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For Immediate Release
Alexandria, Va., Sept. 25, 2007 ─ According to new numbers from the
Leading Indicator of National Employment® (LINE®), manufacturing and service sector hiring for October 2007 will be the weakest since the LINE report has forecast such trends.
The SHRM/Rutgers LINE report began forecasting manufacturing sector hiring trends four years ago and service sector three years ago.
The findings are reported in the October 2007 employment expectations report, an economic indicator that forecasts changes in the national job market by surveying human resource professionals at more than 500 manufacturing and 500 service sector firms. The LINE report is a collaborative effort between the Society for Human Resource Management (SHRM) and the Rutgers University School of Management and Labor Relations.
The indicator reports on four employment measures: job expectations, job vacancies, new-hire compensation and recruitment difficulty. The LINE employment expectations index provides an early indication of the Bureau of Labor and Statistics (BLS) numbers, released five weeks later.
The LINE index of manufacturing employment expectations forecasts a significant drop in hiring expectations for October 2007 (38.2 net increase) compared to October 2006 (50.0).
“These are the most pessimistic expectations since LINE started four years ago,” said Steven Director, principal investigator for the forecast. “Hiring, wage growth, and recruiting difficulty are all down. Employers are being very cautious about the near term economic outlook,” he said.
Employers reported a rise in the exempt employment vacancy index for September, the month leading into the October forecast—19.7 during September 2007 versus 17.5 in September 2006.
The manufacturing nonexempt employment vacancy index rose to 27.3 in September 2007 from 22.4 in September 2006.
Compared to a year ago, there was an increase in the recruiting difficulty index—25.3 in September 2007 versus 22.8 in September 2006.
The new-hire compensation index for September 2007 plummeted to 2.9 from 13.5 in September 2006. LINE provides the only published index of new-hire compensation.
“New-hire compensation in manufacturing is growing more slowly than in any other month during the last four years,” said Jennifer Schramm, SHRM manager of workplace trends and forecasting.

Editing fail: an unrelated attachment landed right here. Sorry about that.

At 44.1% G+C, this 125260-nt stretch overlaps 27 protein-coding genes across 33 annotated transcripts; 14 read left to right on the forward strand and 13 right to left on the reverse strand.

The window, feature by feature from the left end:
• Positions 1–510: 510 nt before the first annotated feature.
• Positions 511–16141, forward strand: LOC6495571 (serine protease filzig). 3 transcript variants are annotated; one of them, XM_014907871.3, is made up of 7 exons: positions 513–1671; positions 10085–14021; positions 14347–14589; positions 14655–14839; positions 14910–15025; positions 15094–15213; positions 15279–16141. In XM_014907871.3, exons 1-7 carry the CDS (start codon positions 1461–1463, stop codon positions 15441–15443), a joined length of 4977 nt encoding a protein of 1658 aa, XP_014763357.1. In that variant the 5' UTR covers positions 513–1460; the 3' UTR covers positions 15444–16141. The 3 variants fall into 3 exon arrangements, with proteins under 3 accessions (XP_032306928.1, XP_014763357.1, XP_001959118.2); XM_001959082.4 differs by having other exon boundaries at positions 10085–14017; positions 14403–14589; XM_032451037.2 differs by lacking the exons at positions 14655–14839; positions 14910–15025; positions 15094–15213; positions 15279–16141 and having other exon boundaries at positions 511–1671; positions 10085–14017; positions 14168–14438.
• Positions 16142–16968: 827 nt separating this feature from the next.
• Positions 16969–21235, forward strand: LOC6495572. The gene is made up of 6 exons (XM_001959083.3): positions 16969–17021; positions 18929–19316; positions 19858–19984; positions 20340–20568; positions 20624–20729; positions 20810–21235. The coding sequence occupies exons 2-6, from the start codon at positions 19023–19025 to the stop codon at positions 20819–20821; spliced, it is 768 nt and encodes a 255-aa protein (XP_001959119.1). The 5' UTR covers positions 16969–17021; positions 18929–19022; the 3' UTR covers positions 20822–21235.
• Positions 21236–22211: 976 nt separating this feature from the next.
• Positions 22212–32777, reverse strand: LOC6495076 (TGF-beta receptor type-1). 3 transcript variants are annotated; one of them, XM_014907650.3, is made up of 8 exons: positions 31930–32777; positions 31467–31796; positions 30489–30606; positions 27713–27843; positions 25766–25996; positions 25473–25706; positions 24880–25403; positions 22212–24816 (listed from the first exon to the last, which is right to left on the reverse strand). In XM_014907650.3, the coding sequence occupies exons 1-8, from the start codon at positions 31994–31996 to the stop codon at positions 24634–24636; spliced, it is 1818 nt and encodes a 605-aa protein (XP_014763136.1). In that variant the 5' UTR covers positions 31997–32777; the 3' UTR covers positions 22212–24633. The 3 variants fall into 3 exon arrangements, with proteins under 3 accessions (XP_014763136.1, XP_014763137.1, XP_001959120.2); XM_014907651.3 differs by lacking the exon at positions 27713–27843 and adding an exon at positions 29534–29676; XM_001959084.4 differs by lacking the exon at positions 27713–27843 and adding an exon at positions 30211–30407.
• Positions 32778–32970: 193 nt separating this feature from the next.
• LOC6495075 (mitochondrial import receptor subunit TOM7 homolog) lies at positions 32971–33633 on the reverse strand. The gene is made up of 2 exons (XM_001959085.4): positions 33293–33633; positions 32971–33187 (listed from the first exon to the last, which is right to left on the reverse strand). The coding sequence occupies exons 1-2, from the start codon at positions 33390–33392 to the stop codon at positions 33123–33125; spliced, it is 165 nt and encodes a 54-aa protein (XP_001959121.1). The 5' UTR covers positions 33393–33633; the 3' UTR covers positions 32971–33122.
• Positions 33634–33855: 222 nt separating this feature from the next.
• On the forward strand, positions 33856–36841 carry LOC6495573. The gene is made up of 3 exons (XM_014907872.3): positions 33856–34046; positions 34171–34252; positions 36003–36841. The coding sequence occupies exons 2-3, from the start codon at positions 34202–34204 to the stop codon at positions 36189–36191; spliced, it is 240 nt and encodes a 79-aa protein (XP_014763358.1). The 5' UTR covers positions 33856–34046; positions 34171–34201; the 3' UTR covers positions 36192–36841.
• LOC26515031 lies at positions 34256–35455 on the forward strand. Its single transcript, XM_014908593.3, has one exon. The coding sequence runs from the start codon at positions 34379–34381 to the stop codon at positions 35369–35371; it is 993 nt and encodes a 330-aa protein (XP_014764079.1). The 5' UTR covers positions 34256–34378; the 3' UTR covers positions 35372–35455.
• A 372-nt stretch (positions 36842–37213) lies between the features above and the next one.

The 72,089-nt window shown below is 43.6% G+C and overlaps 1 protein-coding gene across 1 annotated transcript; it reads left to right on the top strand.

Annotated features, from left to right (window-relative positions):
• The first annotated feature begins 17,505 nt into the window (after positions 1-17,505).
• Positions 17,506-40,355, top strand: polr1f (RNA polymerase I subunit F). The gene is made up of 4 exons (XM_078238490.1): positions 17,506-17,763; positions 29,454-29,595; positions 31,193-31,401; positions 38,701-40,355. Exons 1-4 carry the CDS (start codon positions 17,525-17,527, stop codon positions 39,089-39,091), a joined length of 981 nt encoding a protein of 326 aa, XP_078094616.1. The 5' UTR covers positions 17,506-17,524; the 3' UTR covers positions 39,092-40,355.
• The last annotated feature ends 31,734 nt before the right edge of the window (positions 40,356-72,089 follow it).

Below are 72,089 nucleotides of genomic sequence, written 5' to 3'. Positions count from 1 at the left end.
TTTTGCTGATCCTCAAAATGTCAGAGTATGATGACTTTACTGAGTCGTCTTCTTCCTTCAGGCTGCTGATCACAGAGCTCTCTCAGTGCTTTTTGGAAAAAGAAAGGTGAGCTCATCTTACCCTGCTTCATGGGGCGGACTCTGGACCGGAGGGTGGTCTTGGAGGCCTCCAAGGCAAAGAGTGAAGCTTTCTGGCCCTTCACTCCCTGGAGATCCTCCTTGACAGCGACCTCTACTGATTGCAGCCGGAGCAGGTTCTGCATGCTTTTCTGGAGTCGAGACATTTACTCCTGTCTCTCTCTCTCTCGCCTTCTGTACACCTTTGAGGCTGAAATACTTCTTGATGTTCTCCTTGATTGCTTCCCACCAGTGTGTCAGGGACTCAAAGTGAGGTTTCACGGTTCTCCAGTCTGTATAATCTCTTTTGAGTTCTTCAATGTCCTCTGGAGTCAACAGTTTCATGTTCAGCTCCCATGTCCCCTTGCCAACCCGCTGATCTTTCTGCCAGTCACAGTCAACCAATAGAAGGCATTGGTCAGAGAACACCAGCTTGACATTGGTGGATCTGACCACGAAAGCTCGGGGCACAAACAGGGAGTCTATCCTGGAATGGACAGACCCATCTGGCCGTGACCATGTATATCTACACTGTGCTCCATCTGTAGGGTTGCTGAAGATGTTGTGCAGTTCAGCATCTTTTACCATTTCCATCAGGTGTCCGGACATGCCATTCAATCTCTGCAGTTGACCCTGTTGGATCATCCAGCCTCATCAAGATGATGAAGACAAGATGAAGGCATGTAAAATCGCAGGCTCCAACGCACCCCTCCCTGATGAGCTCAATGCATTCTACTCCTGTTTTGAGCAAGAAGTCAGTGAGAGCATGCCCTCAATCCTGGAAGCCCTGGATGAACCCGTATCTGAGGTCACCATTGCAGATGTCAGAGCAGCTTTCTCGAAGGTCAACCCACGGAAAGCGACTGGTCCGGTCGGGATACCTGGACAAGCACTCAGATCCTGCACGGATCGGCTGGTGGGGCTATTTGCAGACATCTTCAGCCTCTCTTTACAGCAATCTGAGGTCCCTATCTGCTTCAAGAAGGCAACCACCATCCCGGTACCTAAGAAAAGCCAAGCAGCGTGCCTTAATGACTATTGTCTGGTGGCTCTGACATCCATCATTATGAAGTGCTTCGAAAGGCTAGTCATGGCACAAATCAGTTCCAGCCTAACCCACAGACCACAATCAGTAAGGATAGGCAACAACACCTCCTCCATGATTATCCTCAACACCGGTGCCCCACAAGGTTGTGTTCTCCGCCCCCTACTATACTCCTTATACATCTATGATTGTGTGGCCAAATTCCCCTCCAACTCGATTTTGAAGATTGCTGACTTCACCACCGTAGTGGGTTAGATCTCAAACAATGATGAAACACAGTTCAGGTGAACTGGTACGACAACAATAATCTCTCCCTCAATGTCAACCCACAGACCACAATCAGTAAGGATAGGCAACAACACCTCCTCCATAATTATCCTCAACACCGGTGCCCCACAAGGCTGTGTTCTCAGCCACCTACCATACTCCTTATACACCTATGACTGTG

The LINE index of service sector employment expectations forecasts weaker growth for October 2007 (40.1) compared with October 2006 (48.9).
“Both service sector and manufacturing employment expectations are the lowest for October since the LINE survey began collecting data,” said Schramm.
The exempt vacancy index fell from 22.0 in September 2006 to 17.9 during September 2007 while the nonexempt vacancy index rose from 27.9 in September 2006 to 34.0 during September 2007.
The recruiting difficulty index is well below that of a year ago—5.8 in September 2007 compared with 10.8 in September 2006.
The new-hire compensation index was relatively unchanged from a year ago, dropping slightly to 14.6 in September 2007 from 15.2 in September 2006.
This SHRM/Rutgers LINE indicator of employment expectations provides an early snapshot of anticipated U.S. hiring and references the same October period as the report the BLS will release in November. The responses in the LINE survey are weighted using the proportion of total employment represented by the respondent’s industry.
The Society for Human Resource Management (SHRM) is the world’s largest association devoted to human resource management. Representing more than 225,000 individual members, the Society’s mission is both to serve human resource management professionals and to advance the profession. Founded in 1948, SHRM currently has more than 576 affiliated chapters within the United States and members in more than 135 countries. Visit SHRM Online at
The School of Management and Labor Relations at Rutgers, the State University of New Jersey, is a leading center of scholarly and applied research on human resource management issues. The school creates and disseminates knowledge that fosters a better understanding of the nature of employment and work in modern society. The Rutgers Master of Human Resource Management degree is one of the top human resource management programs in the nation.
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